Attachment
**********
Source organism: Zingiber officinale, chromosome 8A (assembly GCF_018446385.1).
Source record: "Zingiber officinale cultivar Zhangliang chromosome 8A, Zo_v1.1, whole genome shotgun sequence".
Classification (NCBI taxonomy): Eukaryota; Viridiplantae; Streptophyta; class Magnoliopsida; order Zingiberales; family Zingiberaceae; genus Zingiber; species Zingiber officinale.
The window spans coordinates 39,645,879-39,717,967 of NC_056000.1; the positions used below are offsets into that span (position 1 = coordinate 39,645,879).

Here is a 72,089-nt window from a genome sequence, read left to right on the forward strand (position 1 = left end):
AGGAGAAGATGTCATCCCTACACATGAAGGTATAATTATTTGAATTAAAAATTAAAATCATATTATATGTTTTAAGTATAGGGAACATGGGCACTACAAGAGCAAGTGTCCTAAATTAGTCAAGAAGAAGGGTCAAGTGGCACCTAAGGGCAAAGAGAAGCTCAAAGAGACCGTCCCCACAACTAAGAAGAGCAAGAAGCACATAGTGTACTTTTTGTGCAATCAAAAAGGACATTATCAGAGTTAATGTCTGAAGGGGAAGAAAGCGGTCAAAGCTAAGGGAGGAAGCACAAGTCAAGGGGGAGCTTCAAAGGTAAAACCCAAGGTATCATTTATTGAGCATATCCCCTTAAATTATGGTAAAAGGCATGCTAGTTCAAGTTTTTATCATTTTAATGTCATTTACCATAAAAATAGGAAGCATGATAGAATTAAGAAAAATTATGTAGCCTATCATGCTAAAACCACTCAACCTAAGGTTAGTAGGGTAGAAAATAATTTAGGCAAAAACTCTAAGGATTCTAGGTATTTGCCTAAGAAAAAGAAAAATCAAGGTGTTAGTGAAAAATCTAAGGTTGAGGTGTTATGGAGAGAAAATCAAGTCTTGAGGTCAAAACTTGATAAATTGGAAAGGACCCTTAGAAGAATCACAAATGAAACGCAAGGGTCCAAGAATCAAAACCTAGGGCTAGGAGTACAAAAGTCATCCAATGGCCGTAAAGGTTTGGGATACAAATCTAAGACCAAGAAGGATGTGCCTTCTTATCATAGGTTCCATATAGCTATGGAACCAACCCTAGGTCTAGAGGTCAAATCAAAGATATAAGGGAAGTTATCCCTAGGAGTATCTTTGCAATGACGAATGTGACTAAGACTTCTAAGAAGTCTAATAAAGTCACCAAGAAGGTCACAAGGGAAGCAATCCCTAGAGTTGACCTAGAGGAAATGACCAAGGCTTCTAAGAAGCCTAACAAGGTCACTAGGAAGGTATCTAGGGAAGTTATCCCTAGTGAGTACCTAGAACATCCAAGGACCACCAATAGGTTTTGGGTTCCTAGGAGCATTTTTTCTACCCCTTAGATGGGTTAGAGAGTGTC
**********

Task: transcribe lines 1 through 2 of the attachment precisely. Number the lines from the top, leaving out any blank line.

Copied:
Source organism: Zingiber officinale, chromosome 8A (assembly GCF_018446385.1).
Source record: "Zingiber officinale cultivar Zhangliang chromosome 8A, Zo_v1.1, whole genome shotgun sequence".